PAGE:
Investment Planner Releases 'Obamanomics: How Policy Affects Investment Management'

Share Article posted "Obamanomics: How Policy Affects Investment Management" to new Investment Blog The article details how current proposals and trends affect Investment Management.

The American people voted for change in 2008, not realizing they were going to get more of the same policies of the previous administration. More government spending, more and greater deficits, more government bailouts and ownership of previously private businesses, more regulation, and more government interference are being continued on a much grander scale than many imagined. The scale of which Obama policies are being proposed will have a profound affect on investment planning and portfolio management.

The health care industry accounts for about 1/6 of our economy. It is clear the government will have a significantly increased role in picking the winners and losers of both care givers and care consumers. Rationing of care is a fact of any health care system. With the technology we have today it is physically and economically impossible to provide everyone with every drug, procedure, surgery, etc., available. While health care reforms are needed, rationing decisions are more efficiently handled by patients and the free market than by government bureaucrats. Long waits and poor care in countries with a large government role in health care demonstrates our reform is headed in the direction of shortages and greater market inefficiencies.

Both political parties have played a large role in handing out trillions of dollars in corporate welfare, rewarding those who have failed. Worse yet, the government has taken ownership (i.e. AIG, General Motors) of companies and now compete against companies that have survived on their own. Part of the efficiency of free enterprise is the weak die off during lean times allowing the efficient to innovate and compete in the future. It will be harder for surviving companies (i.e. Ford) to innovate and invest in the future because the government bailed out and now owns GM.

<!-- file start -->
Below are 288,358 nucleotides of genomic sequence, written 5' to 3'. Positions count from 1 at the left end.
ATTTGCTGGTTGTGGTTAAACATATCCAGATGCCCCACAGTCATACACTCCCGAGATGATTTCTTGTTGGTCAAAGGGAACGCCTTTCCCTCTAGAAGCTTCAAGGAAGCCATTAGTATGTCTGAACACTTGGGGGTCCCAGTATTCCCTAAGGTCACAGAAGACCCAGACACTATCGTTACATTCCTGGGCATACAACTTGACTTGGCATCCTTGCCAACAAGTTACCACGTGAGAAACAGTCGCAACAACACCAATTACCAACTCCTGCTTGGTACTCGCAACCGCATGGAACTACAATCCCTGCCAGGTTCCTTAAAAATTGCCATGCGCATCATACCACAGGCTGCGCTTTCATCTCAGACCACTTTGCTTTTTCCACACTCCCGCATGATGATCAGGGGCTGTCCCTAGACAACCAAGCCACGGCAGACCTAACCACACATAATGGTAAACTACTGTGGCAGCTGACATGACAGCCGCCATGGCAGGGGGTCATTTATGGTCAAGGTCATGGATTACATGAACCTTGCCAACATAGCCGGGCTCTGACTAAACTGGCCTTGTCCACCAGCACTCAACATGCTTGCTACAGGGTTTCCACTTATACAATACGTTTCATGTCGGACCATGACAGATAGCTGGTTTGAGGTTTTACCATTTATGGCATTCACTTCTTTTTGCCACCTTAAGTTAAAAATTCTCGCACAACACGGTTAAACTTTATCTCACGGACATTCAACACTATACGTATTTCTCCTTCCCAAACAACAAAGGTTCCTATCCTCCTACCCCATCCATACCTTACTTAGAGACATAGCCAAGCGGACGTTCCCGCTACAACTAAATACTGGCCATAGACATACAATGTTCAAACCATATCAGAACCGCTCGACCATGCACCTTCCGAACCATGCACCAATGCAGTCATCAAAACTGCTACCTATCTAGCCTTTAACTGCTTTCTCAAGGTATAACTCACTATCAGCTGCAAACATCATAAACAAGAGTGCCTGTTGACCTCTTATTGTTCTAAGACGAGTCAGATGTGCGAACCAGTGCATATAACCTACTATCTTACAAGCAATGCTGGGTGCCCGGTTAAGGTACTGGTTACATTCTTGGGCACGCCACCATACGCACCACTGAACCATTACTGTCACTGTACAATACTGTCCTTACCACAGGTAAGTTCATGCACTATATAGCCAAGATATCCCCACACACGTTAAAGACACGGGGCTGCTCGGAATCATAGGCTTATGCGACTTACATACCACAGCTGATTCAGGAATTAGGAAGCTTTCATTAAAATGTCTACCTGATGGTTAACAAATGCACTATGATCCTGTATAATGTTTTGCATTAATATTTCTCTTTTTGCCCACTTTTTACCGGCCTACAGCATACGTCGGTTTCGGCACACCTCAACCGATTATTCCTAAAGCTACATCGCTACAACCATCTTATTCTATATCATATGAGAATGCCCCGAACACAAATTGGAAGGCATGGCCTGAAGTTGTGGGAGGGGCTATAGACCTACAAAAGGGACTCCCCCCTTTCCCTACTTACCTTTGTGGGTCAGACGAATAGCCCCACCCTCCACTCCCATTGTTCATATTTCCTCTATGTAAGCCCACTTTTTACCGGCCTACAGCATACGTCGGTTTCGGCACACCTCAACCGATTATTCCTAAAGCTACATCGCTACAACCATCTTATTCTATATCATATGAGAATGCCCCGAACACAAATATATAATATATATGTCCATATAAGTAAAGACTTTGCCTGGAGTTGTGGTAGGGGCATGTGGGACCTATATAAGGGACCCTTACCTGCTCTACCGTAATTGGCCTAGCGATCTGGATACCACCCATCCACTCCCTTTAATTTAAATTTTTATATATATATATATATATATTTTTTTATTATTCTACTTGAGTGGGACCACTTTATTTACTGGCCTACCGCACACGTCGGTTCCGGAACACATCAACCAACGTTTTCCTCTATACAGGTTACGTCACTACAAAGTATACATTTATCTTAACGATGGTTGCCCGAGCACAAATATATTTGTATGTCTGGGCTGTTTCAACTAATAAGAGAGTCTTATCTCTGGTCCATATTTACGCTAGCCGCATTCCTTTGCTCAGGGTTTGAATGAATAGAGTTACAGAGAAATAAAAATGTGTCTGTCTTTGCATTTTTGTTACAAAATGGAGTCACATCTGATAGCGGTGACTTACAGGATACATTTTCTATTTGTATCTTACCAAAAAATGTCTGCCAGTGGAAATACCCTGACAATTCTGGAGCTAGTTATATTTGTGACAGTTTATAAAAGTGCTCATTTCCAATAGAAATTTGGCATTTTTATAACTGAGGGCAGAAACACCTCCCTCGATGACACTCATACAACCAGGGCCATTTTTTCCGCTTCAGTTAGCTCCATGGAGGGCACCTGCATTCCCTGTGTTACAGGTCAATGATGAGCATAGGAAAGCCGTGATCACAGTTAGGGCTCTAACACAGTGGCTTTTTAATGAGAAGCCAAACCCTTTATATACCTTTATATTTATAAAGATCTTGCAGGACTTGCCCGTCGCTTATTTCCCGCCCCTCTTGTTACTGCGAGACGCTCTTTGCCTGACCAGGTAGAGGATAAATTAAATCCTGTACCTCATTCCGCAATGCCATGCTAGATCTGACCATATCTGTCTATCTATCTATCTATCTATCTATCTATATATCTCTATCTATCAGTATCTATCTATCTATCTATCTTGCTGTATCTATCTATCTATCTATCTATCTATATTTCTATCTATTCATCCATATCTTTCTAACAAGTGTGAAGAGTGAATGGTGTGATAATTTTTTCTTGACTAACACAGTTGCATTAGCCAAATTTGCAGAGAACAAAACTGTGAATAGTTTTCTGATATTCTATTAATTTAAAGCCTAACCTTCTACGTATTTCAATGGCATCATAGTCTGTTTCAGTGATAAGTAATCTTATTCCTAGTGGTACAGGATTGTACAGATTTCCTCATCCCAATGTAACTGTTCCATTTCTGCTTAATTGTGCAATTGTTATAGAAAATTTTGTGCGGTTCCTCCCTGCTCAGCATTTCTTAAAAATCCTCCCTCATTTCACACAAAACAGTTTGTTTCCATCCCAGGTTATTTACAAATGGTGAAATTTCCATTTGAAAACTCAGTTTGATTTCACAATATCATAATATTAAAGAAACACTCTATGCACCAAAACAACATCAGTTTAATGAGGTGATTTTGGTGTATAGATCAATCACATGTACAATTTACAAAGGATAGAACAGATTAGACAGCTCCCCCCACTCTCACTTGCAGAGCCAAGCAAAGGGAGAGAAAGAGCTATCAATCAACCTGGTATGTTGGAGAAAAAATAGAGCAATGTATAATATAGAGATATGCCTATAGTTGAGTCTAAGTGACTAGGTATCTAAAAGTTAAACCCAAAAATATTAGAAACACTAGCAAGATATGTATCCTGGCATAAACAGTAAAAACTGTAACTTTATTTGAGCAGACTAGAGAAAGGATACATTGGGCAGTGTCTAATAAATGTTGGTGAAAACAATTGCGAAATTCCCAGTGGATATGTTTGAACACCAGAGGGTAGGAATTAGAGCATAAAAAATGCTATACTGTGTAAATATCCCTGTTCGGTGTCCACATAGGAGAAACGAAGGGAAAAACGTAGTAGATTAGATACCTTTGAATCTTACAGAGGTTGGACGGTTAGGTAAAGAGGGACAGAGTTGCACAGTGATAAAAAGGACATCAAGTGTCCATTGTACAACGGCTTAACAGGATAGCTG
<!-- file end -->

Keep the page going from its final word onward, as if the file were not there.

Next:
Many of the billions in the "stimulus" plan are being used to retard the natural cleansing of the system that is required to get back on solid ground.

Housing is another important segment of our economy. Homeowners whose homes are worth less than they owe and are unable to meet current mortgage payments are being offered government backed mortgages at 125% of appraised value. Taking money from taxpayers to help those who have made purchases beyond their means does economic harm. These actions keep home prices artificially high and prevent potential homeowners who are capable of purchasing at lower prices from becoming homeowners.

Health care, corporate welfare, and housing are only a sample of the tidal wave of government involvement in our economy. Anytime the government gets overly involved in free markets, moral hazard and inefficiencies are created that cause the economy to operate at less than optimal growth rates. When government picks the winners and losers; there is a pattern of rewarding those who make poor choices and making those who have made good choices pay. The government overreach is at such a grand scale it will affect our daily lives and our investments. The United States will have to become accustomed to much slower economic growth and lower corporate earnings for the foreseeable future.

The increased role of government means Obamanomics is having a profound affect on investment management. With slower economic growth and the government picking winners and losers; asset allocation and individual stock selection will play a greater role in investment returns. While diversification is always crucial, choosing asset allocations that correspond with economic reality is equally important in this investment environment. Investors can no longer afford to park money in equity index funds as they did successfully in the 80's and 90's. Broad index investing versus proper asset allocation and researching individual stocks with strategic advantages will be the difference between poor investment returns and achieving investment goals.

Investors who want to manage their own investments, but lack the knowledge and/or time for proper asset allocation and research of individual investments, need to obtain portfolio management advice from a trusted source. The Arbor Investment Planner provides the Arbor Asset Allocation Model Portfolio (AAAMP), Trade Alerts, Updates, and Special Reports to provide investors everything needed to manage their portfolio. The AAAMP uses Stocks and ETFs to provide a conservative diversified portfolio for long term growth.

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Ken Faulkenberry

Candace Runaas
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